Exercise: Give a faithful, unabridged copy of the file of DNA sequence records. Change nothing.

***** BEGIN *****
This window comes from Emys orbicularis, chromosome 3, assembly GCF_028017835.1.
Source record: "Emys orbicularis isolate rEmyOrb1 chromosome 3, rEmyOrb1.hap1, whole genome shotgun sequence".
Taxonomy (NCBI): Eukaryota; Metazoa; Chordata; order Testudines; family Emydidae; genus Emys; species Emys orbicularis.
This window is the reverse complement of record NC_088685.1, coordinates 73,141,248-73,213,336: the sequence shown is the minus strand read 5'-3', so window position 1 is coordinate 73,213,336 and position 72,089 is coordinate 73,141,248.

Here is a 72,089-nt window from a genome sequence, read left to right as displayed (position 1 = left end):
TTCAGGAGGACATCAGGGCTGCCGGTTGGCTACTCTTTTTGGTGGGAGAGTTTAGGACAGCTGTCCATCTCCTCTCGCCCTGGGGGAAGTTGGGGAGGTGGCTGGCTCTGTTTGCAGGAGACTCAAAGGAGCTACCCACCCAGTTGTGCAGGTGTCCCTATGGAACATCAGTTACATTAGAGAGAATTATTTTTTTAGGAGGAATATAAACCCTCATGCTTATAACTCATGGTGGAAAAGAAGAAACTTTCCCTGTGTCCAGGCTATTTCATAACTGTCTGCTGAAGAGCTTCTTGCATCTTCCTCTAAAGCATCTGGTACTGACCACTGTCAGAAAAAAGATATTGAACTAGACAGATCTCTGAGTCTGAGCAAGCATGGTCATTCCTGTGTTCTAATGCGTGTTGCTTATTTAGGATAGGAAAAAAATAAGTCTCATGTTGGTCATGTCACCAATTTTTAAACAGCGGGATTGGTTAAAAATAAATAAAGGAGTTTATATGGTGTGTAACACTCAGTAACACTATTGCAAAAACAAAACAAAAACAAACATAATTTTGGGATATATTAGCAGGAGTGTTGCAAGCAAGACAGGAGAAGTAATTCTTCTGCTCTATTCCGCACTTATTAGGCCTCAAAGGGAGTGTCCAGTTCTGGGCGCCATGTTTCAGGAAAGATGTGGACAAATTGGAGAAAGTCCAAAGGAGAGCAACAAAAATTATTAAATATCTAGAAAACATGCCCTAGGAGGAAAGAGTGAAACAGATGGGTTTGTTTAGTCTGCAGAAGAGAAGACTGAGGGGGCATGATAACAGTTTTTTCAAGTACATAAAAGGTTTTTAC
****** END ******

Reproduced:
This window comes from Emys orbicularis, chromosome 3, assembly GCF_028017835.1.
Source record: "Emys orbicularis isolate rEmyOrb1 chromosome 3, rEmyOrb1.hap1, whole genome shotgun sequence".
Taxonomy (NCBI): Eukaryota; Metazoa; Chordata; order Testudines; family Emydidae; genus Emys; species Emys orbicularis.
This window is the reverse complement of record NC_088685.1, coordinates 73,141,248-73,213,336: the sequence shown is the minus strand read 5'-3', so window position 1 is coordinate 73,213,336 and position 72,089 is coordinate 73,141,248.

Here is a 72,089-nt window from a genome sequence, read left to right as displayed (position 1 = left end):
TTCAGGAGGACATCAGGGCTGCCGGTTGGCTACTCTTTTTGGTGGGAGAGTTTAGGACAGCTGTCCATCTCCTCTCGCCCTGGGGGAAGTTGGGGAGGTGGCTGGCTCTGTTTGCAGGAGACTCAAAGGAGCTACCCACCCAGTTGTGCAGGTGTCCCTATGGAACATCAGTTACATTAGAGAGAATTATTTTTTTAGGAGGAATATAAACCCTCATGCTTATAACTCATGGTGGAAAAGAAGAAACTTTCCCTGTGTCCAGGCTATTTCATAACTGTCTGCTGAAGAGCTTCTTGCATCTTCCTCTAAAGCATCTGGTACTGACCACTGTCAGAAAAAAGATATTGAACTAGACAGATCTCTGAGTCTGAGCAAGCATGGTCATTCCTGTGTTCTAATGCGTGTTGCTTATTTAGGATAGGAAAAAAATAAGTCTCATGTTGGTCATGTCACCAATTTTTAAACAGCGGGATTGGTTAAAAATAAATAAAGGAGTTTATATGGTGTGTAACACTCAGTAACACTATTGCAAAAACAAAACAAAAACAAACATAATTTTGGGATATATTAGCAGGAGTGTTGCAAGCAAGACAGGAGAAGTAATTCTTCTGCTCTATTCCGCACTTATTAGGCCTCAAAGGGAGTGTCCAGTTCTGGGCGCCATGTTTCAGGAAAGATGTGGACAAATTGGAGAAAGTCCAAAGGAGAGCAACAAAAATTATTAAATATCTAGAAAACATGCCCTAGGAGGAAAGAGTGAAACAGATGGGTTTGTTTAGTCTGCAGAAGAGAAGACTGAGGGGGCATGATAACAGTTTTTTCAAGTACATAAAAGGTTTTTAC